Itchy rash on a man's chest

 

 

Answer and discussion on next page.

Correct answer: D. Transient acantholytic dermatosis

Transient acantholytic dermatosis is a pruritic, erythematous eruption that tends to affect the chest and back. Involvement of the face, palms, and soles is rare. It is most common among White men older than age 50 years. The rash can also present with keratotic papules, papulovesicles, and papulosquamous plaques, which are often eroded and crusted. Suspected triggers for transient acantholytic dermatosis include heat, sweat, sunlight, radiation, end-stage renal disease, hemodialysis, mechanical irritation, prolonged bedrest, and solid-organ transplantation.1 It is also associated with certain cancer medications, other coexisting dermatoses such as atopic and contact dermatitis, xerosis cutis, and bacterial or viral infections. The rash is often noticed after prolonged periods of fever, hospitalization, or bedrest. It can wax and wane, be self-limiting (resolves in 2-4 weeks), or be persistent and is known to flare in the winter months.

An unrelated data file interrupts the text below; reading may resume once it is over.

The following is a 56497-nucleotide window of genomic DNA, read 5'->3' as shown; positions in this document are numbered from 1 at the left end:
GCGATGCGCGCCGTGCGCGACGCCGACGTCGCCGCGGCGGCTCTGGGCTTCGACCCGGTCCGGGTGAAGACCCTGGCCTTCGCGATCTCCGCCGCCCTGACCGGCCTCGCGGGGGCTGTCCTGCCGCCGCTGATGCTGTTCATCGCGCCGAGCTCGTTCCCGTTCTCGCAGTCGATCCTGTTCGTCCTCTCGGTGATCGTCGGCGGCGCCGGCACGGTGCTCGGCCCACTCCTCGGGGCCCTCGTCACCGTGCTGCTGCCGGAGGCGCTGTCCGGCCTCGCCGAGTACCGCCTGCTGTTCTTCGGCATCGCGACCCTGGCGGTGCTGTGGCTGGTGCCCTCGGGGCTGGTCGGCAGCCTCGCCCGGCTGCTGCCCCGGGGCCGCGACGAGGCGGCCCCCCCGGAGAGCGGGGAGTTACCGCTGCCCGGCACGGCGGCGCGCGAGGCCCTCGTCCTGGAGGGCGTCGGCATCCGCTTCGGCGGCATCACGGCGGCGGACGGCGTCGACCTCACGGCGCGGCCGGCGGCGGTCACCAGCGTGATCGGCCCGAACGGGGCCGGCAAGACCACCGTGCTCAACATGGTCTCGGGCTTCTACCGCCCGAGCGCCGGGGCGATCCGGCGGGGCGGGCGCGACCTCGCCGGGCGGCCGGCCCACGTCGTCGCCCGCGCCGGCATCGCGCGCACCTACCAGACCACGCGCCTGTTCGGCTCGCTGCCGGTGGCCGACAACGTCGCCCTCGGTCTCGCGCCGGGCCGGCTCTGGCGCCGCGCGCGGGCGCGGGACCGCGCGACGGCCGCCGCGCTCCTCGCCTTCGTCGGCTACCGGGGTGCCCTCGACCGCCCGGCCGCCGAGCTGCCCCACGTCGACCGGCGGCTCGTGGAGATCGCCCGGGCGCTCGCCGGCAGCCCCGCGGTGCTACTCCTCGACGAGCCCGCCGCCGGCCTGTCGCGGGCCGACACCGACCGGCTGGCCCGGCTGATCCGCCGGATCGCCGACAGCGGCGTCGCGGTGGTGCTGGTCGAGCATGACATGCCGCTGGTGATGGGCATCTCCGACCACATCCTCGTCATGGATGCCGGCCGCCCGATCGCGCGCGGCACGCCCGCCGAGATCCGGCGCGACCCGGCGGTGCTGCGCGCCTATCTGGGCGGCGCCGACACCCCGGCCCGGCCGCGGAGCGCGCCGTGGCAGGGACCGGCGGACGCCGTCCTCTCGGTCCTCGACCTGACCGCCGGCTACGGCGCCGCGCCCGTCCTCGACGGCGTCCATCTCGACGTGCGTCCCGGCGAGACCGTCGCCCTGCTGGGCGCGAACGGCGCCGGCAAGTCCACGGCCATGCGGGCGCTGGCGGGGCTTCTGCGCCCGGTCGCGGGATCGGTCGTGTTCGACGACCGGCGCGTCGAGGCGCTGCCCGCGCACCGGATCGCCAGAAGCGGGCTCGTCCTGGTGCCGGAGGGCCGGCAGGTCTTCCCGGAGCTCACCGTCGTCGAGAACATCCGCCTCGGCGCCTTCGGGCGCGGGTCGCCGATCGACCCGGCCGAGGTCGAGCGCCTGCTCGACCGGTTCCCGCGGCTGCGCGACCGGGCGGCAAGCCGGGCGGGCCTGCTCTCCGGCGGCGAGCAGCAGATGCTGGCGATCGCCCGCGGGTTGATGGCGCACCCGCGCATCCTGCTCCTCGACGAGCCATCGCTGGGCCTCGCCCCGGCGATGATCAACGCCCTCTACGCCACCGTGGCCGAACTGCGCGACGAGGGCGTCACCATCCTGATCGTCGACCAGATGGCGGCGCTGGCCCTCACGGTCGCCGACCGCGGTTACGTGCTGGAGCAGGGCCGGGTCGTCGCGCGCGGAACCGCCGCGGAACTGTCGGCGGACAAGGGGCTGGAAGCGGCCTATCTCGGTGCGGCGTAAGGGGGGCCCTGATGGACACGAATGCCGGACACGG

The suspicion for transient acantholytic dermatosis was strong for our patient, given the erythematous and intensely pruritic rash, central-chest location, and patient’s ethnicity and age. In addition, the development of the patient’s rash after a concert suggests that a combination of heat and sweat could have triggered the onset. This was further confirmed given that most of the eroded papule clusters were in the folds of the skin most prone to heat and sweat (ie, under and in between the breasts).